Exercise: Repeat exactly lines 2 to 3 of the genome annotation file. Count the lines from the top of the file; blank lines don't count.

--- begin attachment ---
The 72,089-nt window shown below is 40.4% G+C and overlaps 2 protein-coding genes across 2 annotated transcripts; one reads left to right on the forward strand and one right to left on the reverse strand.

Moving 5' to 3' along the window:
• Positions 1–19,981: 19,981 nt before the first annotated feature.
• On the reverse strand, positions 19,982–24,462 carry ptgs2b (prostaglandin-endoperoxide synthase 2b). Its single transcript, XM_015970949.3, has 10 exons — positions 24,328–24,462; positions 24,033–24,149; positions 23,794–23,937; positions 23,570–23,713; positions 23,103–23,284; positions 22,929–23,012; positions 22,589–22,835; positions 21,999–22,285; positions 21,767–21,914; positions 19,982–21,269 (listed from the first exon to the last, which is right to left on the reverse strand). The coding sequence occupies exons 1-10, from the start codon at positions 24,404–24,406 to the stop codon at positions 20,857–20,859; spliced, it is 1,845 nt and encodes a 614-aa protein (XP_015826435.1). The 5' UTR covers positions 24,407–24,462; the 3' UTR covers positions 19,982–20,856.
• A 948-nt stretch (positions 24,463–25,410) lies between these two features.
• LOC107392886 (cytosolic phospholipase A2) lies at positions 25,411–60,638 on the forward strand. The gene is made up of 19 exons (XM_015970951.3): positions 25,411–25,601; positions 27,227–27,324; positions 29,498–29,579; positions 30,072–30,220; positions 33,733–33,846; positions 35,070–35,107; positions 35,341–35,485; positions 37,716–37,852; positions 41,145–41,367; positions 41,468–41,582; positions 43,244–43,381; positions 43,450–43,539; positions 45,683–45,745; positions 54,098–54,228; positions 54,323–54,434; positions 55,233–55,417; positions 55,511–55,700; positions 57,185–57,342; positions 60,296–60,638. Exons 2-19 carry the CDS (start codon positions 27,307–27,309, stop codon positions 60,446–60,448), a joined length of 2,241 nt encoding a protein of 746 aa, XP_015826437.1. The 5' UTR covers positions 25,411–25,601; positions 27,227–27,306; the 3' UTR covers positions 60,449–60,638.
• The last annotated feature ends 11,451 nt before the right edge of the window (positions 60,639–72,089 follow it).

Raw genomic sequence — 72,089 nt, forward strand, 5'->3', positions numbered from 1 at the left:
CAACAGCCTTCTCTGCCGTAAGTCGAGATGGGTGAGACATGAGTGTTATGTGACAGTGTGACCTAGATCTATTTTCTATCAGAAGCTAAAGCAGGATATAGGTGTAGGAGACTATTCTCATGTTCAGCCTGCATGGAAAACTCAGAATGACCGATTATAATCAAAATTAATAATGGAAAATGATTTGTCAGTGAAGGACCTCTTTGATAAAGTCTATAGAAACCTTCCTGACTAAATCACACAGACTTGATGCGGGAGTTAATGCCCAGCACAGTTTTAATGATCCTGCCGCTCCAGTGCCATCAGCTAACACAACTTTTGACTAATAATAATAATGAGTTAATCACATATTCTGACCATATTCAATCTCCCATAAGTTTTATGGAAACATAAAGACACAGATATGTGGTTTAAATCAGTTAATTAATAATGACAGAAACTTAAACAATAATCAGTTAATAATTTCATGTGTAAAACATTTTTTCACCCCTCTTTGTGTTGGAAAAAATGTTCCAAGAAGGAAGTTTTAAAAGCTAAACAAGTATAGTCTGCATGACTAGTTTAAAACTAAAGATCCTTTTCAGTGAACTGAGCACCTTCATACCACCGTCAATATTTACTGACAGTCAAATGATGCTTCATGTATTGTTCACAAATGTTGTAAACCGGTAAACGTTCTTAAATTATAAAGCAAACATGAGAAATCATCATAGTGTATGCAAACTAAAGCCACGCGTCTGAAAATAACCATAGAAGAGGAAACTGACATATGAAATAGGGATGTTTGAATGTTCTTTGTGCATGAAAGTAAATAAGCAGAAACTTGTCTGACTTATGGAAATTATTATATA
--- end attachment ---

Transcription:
Moving 5' to 3' along the window:
• Positions 1–19,981: 19,981 nt before the first annotated feature.